Similarities between The Shipping News and The Echo Maker are surprisingly plentiful. The remote locations of the settings (Newfoundland and Nebraska), the hotly contested natural resources (e.g., the demise of the fishing industry and increased oil drilling, the Platte River’s dwindling waters), and the main plot line of one family in crisis against a subplot of the insidious greed of multinational corporations. In the end, both books look to the importance of water and our re-connection with the natural world as essential to our survival as a species and a planet. Where The Shipping News concludes with a suggestion of human adaptability, The Echo Maker is less optimistic, emphasizing the pure folly of clinging to our trust in human resourcefulness, that same blind trust that keeps us continually driving around in cars that could one day maim or kill us.
Pygmy by Chuck Palahniuk
Doubleday, New York
Review by Kelly Davio
Pygmy marks Portland novelist Chuck Palahniuk’s successful return to a traditionally-structured narrative after his previous works, Haunted, which read more like a tenuously-connected short story collection, and Rant, which had all the hallmarks of a documentary. This new, gritty tale of terrorism and subversion is structured as a series of dispatches from an operative identified only as “agent 67,” referred to by his American acquaintances as “Pygmy.” This agent recounts his mission, his bemusement at American oddity and his personal history in a largely straightforward, first-person account.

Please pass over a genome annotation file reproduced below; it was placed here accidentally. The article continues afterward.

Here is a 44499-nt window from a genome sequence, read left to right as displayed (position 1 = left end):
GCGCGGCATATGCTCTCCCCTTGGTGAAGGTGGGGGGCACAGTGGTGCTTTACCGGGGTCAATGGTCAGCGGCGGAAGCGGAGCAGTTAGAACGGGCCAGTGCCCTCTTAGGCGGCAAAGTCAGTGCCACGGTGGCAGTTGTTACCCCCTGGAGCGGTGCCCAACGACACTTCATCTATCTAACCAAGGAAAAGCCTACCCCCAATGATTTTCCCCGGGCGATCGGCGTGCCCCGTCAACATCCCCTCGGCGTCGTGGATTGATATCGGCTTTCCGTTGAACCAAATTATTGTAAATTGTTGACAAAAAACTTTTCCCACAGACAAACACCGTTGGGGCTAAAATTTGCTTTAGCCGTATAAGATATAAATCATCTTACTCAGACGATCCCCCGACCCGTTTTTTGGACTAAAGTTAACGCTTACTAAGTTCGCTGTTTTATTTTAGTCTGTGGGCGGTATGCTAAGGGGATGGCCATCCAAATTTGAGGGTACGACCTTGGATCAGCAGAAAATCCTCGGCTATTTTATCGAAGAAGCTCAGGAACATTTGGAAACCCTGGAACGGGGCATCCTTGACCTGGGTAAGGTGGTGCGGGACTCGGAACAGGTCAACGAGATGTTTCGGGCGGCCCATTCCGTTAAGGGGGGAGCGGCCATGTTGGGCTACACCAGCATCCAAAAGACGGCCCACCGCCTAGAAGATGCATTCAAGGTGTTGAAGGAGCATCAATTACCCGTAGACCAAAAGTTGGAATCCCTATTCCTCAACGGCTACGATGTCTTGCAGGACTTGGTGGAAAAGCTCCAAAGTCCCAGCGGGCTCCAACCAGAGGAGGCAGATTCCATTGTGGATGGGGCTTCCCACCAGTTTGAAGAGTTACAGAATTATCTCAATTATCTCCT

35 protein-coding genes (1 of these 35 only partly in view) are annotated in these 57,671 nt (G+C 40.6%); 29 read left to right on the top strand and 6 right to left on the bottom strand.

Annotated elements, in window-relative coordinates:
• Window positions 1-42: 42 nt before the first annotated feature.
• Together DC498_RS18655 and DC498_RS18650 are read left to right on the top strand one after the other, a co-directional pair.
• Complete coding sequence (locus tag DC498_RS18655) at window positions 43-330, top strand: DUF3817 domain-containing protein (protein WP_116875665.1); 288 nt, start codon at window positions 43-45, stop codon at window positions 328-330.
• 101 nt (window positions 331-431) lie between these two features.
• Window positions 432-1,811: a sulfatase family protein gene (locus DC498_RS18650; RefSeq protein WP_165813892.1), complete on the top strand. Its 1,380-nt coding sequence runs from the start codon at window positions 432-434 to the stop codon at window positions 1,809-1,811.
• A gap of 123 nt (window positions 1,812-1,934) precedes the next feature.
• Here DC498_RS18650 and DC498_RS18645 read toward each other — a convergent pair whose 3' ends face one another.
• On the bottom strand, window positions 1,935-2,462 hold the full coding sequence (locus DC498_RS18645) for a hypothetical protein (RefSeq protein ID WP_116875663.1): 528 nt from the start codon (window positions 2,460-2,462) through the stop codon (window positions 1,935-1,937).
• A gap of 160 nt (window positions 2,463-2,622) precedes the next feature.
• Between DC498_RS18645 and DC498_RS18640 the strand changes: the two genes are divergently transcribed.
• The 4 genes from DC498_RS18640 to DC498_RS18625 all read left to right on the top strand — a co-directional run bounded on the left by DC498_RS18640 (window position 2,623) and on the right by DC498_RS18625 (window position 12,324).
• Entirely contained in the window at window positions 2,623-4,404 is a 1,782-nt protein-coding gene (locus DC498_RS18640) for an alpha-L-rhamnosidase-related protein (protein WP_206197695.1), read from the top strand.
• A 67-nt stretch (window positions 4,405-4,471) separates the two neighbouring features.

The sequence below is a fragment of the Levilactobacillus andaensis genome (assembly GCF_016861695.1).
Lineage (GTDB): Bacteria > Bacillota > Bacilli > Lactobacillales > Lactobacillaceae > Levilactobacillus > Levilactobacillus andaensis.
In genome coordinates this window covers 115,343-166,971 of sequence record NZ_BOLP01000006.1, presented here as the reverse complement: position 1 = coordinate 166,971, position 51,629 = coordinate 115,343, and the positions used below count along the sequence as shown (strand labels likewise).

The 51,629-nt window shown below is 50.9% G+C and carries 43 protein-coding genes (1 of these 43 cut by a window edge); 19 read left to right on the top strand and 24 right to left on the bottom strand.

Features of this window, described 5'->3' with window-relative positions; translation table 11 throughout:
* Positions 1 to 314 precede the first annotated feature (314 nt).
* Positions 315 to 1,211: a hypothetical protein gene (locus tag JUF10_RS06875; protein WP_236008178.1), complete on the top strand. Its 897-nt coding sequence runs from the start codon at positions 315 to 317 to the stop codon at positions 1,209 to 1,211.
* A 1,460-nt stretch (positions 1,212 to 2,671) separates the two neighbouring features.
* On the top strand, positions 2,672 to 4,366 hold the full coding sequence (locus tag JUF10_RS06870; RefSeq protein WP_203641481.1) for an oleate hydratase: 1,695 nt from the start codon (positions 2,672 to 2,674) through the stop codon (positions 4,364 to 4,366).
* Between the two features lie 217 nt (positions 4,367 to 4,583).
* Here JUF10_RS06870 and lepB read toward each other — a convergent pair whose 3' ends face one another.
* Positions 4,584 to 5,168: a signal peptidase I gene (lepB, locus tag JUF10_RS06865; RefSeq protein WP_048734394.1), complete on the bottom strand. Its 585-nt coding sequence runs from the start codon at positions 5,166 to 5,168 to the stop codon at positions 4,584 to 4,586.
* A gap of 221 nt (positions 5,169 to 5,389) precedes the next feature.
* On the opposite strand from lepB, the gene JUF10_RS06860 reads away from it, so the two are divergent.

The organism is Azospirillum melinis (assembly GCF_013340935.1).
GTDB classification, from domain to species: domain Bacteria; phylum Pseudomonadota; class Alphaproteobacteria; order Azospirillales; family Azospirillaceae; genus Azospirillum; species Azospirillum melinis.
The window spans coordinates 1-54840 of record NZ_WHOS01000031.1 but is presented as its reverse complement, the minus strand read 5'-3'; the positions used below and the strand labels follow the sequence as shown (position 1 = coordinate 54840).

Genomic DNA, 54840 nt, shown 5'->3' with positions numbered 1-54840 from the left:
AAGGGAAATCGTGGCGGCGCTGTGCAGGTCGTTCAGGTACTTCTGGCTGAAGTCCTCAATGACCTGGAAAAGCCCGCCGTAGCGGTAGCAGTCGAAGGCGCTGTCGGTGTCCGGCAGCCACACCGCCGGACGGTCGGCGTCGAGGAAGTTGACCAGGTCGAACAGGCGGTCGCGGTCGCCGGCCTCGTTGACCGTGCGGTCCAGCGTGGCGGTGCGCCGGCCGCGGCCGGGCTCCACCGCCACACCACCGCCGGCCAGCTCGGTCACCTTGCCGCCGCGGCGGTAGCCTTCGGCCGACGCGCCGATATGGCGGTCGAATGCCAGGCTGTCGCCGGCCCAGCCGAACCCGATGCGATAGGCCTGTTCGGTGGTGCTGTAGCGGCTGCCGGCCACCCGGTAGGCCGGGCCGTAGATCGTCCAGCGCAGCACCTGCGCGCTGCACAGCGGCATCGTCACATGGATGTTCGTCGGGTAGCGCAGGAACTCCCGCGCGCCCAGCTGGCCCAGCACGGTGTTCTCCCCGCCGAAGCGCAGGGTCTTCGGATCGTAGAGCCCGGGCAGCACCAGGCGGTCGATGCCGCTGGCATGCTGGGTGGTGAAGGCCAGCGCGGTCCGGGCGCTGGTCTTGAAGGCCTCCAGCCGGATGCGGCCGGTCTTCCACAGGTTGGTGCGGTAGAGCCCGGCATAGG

Yet Palahniuk does not disappoint with conventionality; with a plot as wildly imaginative as those of his previous achievements in Survivor and Fight Club, Pygmy‘s narrator infiltrates the United States in order to create chaos in the nation he has been trained to view as his ideological enemy. A Columbine-style school shootout, a dirty bomb, and vicious child-against-child violence in a Wal-Mart bathroom deliver all the shock and mayhem readers have come to expect from a Palahniuk literary gore-fest.
But whereas previous works from Palahniuk have opened up subsets of the world in fascinating detail (recall the page-turning specifics of cult life in Survivor, small-town conspiracy and aggression in Diary, and transsexuality in Invisible Monsters), Pygmy collapses the whole of contemporary American culture into a bolus of outright consumerism and hypocritical attitudes. Instead of a specific city, the townspeople live in the novel’s undisclosed, presumably Midwestern setting, where they spend much of their free time at those cheap-shot icons of Wal-Mart or Kentucky Fried Chicken. The local ideology, far from being a specified point of view, is an apparent confluence of Catholic formality, Southern Baptist fundamentalism and old-fashioned ethnocentrism. The result is a cringe-worthy fresco of American life that, though perhaps overblown, gets across Palahniuk’s point that the way America sees itself is not the way in which the world sees it.